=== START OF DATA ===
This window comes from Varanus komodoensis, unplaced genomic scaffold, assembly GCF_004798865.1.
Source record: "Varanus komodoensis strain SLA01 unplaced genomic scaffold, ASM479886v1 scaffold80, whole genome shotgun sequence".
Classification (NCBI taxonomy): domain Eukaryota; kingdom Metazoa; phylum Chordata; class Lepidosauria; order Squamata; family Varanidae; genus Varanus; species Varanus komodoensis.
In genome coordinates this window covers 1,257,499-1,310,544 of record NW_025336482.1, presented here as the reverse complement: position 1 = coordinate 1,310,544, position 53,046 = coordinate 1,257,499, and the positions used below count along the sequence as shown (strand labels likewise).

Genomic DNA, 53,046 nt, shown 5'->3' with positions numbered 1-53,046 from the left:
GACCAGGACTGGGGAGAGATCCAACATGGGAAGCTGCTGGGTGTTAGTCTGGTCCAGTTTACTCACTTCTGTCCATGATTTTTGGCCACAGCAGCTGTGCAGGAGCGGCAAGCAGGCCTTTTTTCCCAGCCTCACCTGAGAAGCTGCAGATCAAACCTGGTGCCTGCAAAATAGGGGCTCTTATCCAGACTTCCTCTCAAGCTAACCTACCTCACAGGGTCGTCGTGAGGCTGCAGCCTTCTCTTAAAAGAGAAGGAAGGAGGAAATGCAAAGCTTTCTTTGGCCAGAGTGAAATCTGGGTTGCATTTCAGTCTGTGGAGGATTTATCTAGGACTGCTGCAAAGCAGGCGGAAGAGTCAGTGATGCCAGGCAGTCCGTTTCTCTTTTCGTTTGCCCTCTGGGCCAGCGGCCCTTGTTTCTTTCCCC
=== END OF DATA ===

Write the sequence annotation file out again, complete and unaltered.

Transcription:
This window comes from Varanus komodoensis, unplaced genomic scaffold, assembly GCF_004798865.1.
Source record: "Varanus komodoensis strain SLA01 unplaced genomic scaffold, ASM479886v1 scaffold80, whole genome shotgun sequence".
Classification (NCBI taxonomy): domain Eukaryota; kingdom Metazoa; phylum Chordata; class Lepidosauria; order Squamata; family Varanidae; genus Varanus; species Varanus komodoensis.
In genome coordinates this window covers 1,257,499-1,310,544 of record NW_025336482.1, presented here as the reverse complement: position 1 = coordinate 1,310,544, position 53,046 = coordinate 1,257,499, and the positions used below count along the sequence as shown (strand labels likewise).

Genomic DNA, 53,046 nt, shown 5'->3' with positions numbered 1-53,046 from the left:
GACCAGGACTGGGGAGAGATCCAACATGGGAAGCTGCTGGGTGTTAGTCTGGTCCAGTTTACTCACTTCTGTCCATGATTTTTGGCCACAGCAGCTGTGCAGGAGCGGCAAGCAGGCCTTTTTTCCCAGCCTCACCTGAGAAGCTGCAGATCAAACCTGGTGCCTGCAAAATAGGGGCTCTTATCCAGACTTCCTCTCAAGCTAACCTACCTCACAGGGTCGTCGTGAGGCTGCAGCCTTCTCTTAAAAGAGAAGGAAGGAGGAAATGCAAAGCTTTCTTTGGCCAGAGTGAAATCTGGGTTGCATTTCAGTCTGTGGAGGATTTATCTAGGACTGCTGCAAAGCAGGCGGAAGAGTCAGTGATGCCAGGCAGTCCGTTTCTCTTTTCGTTTGCCCTCTGGGCCAGCGGCCCTTGTTTCTTTCCCC